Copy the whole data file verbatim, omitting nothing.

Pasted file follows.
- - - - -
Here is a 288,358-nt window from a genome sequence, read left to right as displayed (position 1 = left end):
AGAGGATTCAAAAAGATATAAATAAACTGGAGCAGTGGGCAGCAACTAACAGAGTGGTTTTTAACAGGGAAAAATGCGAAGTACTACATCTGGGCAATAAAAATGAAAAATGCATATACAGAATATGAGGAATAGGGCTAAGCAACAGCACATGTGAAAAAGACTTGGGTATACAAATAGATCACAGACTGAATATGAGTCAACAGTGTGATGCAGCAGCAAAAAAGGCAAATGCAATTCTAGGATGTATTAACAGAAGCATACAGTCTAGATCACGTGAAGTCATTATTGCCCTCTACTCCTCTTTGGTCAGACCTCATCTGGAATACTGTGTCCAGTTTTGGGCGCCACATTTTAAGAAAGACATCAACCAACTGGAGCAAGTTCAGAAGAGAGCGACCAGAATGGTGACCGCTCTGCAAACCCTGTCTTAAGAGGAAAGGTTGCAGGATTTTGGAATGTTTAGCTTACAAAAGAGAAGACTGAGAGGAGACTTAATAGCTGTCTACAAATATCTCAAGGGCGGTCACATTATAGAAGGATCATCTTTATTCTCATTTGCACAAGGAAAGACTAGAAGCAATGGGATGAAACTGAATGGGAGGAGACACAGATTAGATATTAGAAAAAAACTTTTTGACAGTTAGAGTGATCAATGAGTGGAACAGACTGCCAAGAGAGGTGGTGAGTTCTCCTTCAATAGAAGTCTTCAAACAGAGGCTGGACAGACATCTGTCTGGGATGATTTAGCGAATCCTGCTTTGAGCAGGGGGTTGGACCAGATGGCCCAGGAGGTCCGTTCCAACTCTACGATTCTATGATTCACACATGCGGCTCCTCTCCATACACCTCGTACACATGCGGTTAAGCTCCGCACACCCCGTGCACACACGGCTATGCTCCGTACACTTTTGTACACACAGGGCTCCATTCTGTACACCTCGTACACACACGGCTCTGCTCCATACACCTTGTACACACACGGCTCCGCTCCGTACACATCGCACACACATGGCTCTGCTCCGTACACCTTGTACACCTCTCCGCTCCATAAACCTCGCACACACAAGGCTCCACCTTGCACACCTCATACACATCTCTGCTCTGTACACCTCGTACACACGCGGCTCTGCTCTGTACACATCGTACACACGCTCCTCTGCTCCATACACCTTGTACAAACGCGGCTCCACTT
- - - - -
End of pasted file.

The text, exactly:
Here is a 288,358-nt window from a genome sequence, read left to right as displayed (position 1 = left end):
AGAGGATTCAAAAAGATATAAATAAACTGGAGCAGTGGGCAGCAACTAACAGAGTGGTTTTTAACAGGGAAAAATGCGAAGTACTACATCTGGGCAATAAAAATGAAAAATGCATATACAGAATATGAGGAATAGGGCTAAGCAACAGCACATGTGAAAAAGACTTGGGTATACAAATAGATCACAGACTGAATATGAGTCAACAGTGTGATGCAGCAGCAAAAAAGGCAAATGCAATTCTAGGATGTATTAACAGAAGCATACAGTCTAGATCACGTGAAGTCATTATTGCCCTCTACTCCTCTTTGGTCAGACCTCATCTGGAATACTGTGTCCAGTTTTGGGCGCCACATTTTAAGAAAGACATCAACCAACTGGAGCAAGTTCAGAAGAGAGCGACCAGAATGGTGACCGCTCTGCAAACCCTGTCTTAAGAGGAAAGGTTGCAGGATTTTGGAATGTTTAGCTTACAAAAGAGAAGACTGAGAGGAGACTTAATAGCTGTCTACAAATATCTCAAGGGCGGTCACATTATAGAAGGATCATCTTTATTCTCATTTGCACAAGGAAAGACTAGAAGCAATGGGATGAAACTGAATGGGAGGAGACACAGATTAGATATTAGAAAAAAACTTTTTGACAGTTAGAGTGATCAATGAGTGGAACAGACTGCCAAGAGAGGTGGTGAGTTCTCCTTCAATAGAAGTCTTCAAACAGAGGCTGGACAGACATCTGTCTGGGATGATTTAGCGAATCCTGCTTTGAGCAGGGGGTTGGACCAGATGGCCCAGGAGGTCCGTTCCAACTCTACGATTCTATGATTCACACATGCGGCTCCTCTCCATACACCTCGTACACATGCGGTTAAGCTCCGCACACCCCGTGCACACACGGCTATGCTCCGTACACTTTTGTACACACAGGGCTCCATTCTGTACACCTCGTACACACACGGCTCTGCTCCATACACCTTGTACACACACGGCTCCGCTCCGTACACATCGCACACACATGGCTCTGCTCCGTACACCTTGTACACCTCTCCGCTCCATAAACCTCGCACACACAAGGCTCCACCTTGCACACCTCATACACATCTCTGCTCTGTACACCTCGTACACACGCGGCTCTGCTCTGTACACATCGTACACACGCTCCTCTGCTCCATACACCTTGTACAAACGCGGCTCCACTT